On the Toad’s property dispute
Yale appreciates the long and notable popular musical history of Toad’s in New Haven as related by owner Brian Phelps in Wednesday’s article (“Why Toad’s Should Stay,” Feb. 19), and has no desire to hinder Toad’s business in the future. Toad’s access to University property has always been granted with Yale’s voluntary permission, but now Toad’s contends that it no longer needs Yale’s permission. It is that contention that has led, unfortunately, to the current property dispute and litigation. While the dispute is being resolved, Yale has done nothing to impede Toad’s operation, and believes that an agreement can be reached with Toad’s that acknowledges Yale’s property rights and allows Toad’s to meet its requirements.
The author is the University spokesman.
In defense of Broadway
Last week’s article (“On Broadway,” Feb. 14) criticized the new façade on the building on the corner of York and Broadway. Reaction to design is subjective, of course, but it is fair to note that one current and two past deans of Yale’s School of Architecture, individuals who serve on a design advisory committee to the University, felt that the solution arrived at for the new facade was a good one. Many viewed the old façade as pedestrian and mediocre, and former dean and world-renowned architect Cesar Pelli applauded the new one as a vast improvement.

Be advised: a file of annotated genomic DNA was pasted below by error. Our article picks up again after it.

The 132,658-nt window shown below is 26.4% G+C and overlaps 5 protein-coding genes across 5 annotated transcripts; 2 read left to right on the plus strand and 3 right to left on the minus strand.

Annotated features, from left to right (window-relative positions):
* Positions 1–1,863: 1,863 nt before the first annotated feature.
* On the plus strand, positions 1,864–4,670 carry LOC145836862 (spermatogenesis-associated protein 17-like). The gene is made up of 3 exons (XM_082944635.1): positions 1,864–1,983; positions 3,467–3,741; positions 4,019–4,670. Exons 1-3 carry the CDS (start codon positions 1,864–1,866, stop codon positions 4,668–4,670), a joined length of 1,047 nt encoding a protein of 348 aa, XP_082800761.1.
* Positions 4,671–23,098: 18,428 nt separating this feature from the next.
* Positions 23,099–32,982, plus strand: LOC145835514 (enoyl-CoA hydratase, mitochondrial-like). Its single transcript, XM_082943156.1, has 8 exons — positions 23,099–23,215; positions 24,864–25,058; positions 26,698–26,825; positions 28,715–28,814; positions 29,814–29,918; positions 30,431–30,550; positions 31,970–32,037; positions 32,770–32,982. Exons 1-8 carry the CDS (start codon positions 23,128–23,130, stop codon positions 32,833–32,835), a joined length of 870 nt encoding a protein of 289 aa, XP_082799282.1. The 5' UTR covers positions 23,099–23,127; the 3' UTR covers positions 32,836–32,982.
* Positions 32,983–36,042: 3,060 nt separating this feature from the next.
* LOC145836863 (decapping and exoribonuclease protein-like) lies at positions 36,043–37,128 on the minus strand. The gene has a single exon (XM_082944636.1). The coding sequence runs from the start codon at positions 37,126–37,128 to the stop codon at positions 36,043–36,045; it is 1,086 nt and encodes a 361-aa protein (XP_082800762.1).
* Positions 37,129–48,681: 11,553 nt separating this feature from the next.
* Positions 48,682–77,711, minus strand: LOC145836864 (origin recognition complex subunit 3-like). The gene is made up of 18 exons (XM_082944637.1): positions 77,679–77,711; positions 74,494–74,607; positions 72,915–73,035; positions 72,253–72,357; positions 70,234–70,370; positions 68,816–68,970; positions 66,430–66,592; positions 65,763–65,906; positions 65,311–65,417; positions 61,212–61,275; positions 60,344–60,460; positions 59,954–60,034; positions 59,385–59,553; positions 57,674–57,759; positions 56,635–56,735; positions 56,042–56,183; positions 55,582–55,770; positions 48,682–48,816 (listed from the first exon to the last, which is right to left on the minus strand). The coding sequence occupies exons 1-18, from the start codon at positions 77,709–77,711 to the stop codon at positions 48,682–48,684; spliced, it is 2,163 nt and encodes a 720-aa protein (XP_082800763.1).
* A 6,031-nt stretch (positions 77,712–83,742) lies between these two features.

The article’s comments about the merchandise on Broadway are perhaps less susceptible to subjectivity. Consumers vote with their dollars and the merchandise mix on Broadway, particularly the apparel stores, has been effective in creating sales volume, real estate taxes for the City and jobs for the community — much more so than any of the stores from past years. None of this is to imply that we do not welcome a dialogue, however, as University Properties is always open to new suggestions.
The author is the Director of Retail Leasing and Marketing for University Properties.